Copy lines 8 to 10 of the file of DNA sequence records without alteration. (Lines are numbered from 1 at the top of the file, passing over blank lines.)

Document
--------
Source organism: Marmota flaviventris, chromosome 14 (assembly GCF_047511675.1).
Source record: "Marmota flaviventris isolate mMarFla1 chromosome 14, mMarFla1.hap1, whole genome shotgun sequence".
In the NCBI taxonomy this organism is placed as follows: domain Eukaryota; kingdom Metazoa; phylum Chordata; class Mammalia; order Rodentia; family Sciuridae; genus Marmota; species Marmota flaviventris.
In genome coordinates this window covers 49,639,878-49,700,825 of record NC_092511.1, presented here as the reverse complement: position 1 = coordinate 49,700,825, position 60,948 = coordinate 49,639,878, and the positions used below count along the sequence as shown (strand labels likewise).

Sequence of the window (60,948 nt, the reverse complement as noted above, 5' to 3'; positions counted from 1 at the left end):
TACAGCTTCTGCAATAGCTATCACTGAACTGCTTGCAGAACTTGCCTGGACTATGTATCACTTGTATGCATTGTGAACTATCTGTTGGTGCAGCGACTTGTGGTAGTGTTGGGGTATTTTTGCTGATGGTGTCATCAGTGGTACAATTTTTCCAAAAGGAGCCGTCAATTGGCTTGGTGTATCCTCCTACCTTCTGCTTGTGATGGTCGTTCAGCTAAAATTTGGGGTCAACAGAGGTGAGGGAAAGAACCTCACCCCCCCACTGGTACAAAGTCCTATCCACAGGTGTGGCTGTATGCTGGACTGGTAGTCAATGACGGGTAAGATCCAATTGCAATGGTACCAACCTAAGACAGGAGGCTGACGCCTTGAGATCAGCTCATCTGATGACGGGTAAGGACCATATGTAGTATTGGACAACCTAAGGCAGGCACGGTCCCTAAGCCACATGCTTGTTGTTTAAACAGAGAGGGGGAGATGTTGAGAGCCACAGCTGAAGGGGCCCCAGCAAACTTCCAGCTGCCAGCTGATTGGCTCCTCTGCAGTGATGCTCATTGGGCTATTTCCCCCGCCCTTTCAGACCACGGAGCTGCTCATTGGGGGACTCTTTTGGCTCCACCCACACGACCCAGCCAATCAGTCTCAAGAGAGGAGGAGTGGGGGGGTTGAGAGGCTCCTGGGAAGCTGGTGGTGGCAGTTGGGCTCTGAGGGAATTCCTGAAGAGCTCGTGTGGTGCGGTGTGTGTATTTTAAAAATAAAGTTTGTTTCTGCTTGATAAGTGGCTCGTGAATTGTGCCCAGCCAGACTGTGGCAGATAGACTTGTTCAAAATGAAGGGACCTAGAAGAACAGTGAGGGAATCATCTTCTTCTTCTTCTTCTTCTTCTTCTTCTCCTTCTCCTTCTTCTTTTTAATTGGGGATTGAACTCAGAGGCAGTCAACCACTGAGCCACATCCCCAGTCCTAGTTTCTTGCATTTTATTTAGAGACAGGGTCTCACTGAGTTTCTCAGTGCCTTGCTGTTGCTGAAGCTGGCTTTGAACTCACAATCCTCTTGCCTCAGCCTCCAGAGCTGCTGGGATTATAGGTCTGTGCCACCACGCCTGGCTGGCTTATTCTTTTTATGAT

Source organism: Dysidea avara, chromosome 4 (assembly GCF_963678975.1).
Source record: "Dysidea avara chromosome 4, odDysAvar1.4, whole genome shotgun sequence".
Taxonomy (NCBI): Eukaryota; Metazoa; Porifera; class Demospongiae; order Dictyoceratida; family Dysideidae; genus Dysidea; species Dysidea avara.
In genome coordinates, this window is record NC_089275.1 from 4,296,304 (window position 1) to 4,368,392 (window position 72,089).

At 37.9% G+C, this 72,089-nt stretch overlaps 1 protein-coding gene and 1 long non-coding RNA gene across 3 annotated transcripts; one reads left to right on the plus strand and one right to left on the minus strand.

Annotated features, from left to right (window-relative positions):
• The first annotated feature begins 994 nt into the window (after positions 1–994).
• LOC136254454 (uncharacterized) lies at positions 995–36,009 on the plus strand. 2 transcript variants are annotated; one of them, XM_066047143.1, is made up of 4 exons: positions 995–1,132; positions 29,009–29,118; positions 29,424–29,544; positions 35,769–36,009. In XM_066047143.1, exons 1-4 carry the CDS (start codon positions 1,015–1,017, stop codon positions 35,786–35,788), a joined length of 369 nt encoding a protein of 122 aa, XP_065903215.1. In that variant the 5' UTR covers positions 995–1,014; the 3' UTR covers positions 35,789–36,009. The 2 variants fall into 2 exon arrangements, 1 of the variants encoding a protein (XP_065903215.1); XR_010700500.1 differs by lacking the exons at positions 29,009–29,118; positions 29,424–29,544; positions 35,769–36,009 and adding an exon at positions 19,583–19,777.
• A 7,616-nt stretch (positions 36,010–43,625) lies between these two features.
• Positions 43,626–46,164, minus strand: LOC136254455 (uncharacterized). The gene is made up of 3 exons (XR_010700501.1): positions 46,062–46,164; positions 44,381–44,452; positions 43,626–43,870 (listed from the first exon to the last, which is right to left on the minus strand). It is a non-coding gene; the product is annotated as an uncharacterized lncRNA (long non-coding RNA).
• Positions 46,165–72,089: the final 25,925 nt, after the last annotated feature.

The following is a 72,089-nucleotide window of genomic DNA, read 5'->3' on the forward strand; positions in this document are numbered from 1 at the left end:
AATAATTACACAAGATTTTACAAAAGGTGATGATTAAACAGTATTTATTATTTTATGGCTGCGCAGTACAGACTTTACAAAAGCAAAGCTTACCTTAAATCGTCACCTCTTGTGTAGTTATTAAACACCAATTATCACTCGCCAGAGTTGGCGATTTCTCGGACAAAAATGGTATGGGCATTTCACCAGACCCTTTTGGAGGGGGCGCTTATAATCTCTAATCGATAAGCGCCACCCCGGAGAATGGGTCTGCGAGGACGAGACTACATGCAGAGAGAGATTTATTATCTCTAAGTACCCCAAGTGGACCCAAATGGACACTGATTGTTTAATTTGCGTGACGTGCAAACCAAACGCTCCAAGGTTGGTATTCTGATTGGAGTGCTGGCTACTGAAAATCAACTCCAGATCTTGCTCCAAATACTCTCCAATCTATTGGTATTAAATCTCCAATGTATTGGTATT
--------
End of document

Source record: "Dysidea avara chromosome 4, odDysAvar1.4, whole genome shotgun sequence".
Taxonomy (NCBI): Eukaryota; Metazoa; Porifera; class Demospongiae; order Dictyoceratida; family Dysideidae; genus Dysidea; species Dysidea avara.
In genome coordinates, this window is record NC_089275.1 from 4,296,304 (window position 1) to 4,368,392 (window position 72,089).